Classical anthropological theories have left open questions about the actual performance of witchcraft. Instead, they have sought to unearth the psychological and social realities underlying witchcraft beliefs, or the cultural meanings encoded by them. Fortune (1932) sees sorcery on the Dobu Island of Melanesia, as a conception of mystical power. He suggests that in a political system with no titular authority, prowess in sorcery was perceived as an important component of leadership. According to Fortune, Dobuans used sorcery ‘for collecting bad debts and enforcing economic obligation, in vendetta to avenge one’s own sickness or one’s kinsmen’s death, to wipe out serious insult’ (p. 175).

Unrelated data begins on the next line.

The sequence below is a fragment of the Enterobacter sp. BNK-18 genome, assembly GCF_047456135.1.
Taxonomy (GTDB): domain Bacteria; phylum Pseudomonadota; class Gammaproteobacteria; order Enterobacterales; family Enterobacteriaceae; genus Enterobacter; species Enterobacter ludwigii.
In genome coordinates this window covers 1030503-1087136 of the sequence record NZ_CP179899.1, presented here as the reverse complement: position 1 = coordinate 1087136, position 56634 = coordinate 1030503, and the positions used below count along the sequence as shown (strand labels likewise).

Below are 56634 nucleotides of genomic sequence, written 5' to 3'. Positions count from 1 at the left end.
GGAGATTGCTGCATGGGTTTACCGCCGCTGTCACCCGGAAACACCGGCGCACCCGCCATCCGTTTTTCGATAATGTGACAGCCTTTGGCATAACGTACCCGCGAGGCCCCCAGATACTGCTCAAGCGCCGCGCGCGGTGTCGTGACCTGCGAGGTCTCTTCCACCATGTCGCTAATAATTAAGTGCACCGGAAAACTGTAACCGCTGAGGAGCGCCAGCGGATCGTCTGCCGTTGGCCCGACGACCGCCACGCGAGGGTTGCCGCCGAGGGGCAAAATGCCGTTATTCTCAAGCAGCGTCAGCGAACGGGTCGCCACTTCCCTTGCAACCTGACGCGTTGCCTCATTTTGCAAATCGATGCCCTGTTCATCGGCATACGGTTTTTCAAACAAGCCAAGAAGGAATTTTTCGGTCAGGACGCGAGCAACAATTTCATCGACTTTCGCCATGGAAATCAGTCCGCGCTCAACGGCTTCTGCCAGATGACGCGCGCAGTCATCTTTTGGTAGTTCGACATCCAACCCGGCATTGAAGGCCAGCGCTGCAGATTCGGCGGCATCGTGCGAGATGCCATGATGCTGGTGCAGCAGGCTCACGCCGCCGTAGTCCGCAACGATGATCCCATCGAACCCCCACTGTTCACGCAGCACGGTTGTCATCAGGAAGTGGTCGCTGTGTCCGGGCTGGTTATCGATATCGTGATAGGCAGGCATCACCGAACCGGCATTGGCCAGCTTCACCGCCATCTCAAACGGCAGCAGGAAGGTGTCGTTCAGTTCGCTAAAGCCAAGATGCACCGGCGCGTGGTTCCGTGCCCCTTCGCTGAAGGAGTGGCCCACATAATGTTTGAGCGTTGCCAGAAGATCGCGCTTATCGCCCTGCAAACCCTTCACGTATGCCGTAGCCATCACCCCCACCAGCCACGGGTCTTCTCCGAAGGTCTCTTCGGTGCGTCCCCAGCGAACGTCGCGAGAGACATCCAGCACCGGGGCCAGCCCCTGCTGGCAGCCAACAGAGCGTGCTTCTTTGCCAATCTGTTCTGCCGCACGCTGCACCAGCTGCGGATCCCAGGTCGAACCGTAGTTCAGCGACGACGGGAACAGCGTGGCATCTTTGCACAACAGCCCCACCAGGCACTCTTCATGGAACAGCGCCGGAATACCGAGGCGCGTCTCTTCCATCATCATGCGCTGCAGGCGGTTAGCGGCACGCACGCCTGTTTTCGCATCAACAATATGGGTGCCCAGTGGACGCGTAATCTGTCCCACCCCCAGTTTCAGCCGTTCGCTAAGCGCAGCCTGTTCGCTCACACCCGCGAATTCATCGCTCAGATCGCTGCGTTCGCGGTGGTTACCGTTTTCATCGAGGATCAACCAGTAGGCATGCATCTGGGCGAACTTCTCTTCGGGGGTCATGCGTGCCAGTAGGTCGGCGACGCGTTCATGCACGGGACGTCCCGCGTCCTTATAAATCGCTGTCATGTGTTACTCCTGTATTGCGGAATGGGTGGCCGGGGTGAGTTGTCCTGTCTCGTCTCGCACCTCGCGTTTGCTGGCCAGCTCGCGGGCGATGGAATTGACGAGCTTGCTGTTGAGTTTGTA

Evans-Pritchard (1937) demonstrates how witchcraft formed an ‘ideational system’ amongst the Azande. He argues that from the point of view of the individual, in particular situations, the beliefs presented a logical explanation of unfortunate events. Evans-Pritchard insists that the theory of witchcraft did not exclude empirical knowledge about cause and effect, but supplemented theories of natural causation, and answered questions about the particularity of misfortunes. He cites the famous example of a granary that collapsed, injuring those sitting beneath it. The Azande explained this event in empirical terms: that termites had eaten the supports. But they resorted to witchcraft to explain why particular individuals sat beneath the granary at the precise moment when it collapsed.